Mammals of Pennsylvania and New Jersey




Background Information

There are many kinds of rabbits located throughout the world. The eastern cottontail rabbit is the one known best in Pennsylvania and New Jersey. It can be found through much of eastern and central United States, and as far south as northern South America.

Physical Features

Rabbits are about 12 to 18 inches long. They usually have long ears, long hind legs, soft fur, and a fluffy white, short tail. For this reason, rabbits in this region are known as Eastern Cottontail rabbits. They have brownish fur with white patches on their feet, and of course, their tail. Rabbits weigh between 2 to 4 pounds. They have 28 teeth in their heads.

The female rabbit, called a doe, is larger than the male, called a buck. Their ears are two to three inches long. They have large eyes that help to protect them from predators. They can hop as high as 9 feet into the air!

Life Cycle

Rabbits' breeding season lasts from late winter to late summer. Does will have as many as four litters per year. After mating occurs, in about one month, 4 to 5 babies are born.

Females build nests for their young. They dig a small hole in the ground. The nest is lined with grass, leaves, and fur from their stomachs. The young are born blind and without fur. They feed from mothers' milk. In 3 months, the babies are ready to become parents!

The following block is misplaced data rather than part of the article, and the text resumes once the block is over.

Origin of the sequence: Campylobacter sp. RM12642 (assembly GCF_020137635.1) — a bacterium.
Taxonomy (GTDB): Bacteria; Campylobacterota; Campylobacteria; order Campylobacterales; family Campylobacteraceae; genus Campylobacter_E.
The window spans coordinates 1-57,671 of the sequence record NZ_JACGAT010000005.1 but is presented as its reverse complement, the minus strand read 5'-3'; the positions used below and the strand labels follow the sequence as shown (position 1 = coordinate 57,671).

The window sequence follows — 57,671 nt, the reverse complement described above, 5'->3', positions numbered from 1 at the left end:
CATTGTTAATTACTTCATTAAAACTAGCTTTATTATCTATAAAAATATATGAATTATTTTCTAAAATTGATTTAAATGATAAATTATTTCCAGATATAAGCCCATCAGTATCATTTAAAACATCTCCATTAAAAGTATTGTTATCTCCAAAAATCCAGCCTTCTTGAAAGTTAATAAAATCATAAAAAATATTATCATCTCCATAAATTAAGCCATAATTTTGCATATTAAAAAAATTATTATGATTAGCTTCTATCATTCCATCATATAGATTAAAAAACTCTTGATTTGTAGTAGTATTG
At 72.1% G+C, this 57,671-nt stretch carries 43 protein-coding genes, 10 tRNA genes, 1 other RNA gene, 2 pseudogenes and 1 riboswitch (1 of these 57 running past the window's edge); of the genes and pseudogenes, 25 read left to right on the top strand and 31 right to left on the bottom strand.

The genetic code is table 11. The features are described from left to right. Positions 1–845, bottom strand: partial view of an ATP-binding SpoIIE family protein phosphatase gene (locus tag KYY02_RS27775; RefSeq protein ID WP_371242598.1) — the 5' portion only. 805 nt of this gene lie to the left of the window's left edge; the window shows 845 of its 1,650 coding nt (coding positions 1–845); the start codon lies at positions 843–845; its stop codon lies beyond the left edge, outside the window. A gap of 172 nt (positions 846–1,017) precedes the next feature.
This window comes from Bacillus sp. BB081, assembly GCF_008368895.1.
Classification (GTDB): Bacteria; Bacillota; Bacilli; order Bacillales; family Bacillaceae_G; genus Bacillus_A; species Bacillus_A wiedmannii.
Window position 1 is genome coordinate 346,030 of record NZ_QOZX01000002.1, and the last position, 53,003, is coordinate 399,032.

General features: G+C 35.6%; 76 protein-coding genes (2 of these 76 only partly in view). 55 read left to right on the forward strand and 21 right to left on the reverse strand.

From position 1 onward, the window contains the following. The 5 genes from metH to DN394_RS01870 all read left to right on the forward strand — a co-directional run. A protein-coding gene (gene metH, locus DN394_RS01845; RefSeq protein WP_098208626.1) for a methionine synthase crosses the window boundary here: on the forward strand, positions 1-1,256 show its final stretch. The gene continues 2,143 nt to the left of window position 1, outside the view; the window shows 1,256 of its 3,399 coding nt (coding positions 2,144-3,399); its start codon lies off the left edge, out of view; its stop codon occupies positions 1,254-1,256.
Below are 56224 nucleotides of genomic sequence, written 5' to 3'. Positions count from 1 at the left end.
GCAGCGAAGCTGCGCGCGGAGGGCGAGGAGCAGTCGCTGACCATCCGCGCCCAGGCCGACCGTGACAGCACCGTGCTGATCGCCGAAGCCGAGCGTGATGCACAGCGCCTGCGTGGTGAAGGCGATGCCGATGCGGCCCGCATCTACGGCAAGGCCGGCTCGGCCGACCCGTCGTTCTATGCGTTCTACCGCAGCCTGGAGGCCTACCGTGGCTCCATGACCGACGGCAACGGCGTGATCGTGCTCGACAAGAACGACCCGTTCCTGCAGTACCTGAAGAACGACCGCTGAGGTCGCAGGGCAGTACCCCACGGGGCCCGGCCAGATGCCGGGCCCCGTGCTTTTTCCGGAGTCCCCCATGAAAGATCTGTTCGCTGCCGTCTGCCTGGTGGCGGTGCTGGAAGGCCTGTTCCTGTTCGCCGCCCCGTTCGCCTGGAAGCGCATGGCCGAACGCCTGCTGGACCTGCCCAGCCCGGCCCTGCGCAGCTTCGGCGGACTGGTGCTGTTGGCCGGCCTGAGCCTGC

Nine out of ten baby rabbits die, mostly from predators. Those that escape the predators live 2 to 3 years in the wild. A rabbit can live 10 years in a zoo or as a home pet.

Rabbits are active mainly in the early evening, during the evening, and early morning hours. During the day, they find a protected hiding place to rest.


Rabbits like to live in brushy areas, near forests' edges, or near the edges of swamp land. They also are protected from being shot in suburban areas. They sometimes live within housing development areas.

When they are being chased by predators or hunters' dogs, rabbits can run up to 25 miles per hour. They often run in a circle to confuse an animal that smells their trail.


Rabbits are herbivores. That is, they feed on green plants such as grasses and leaves in the summer. They often eat crops from home gardens. During winter, they eat bark, seeds, and twigs.

  © Dr. Randall Pellow, 2005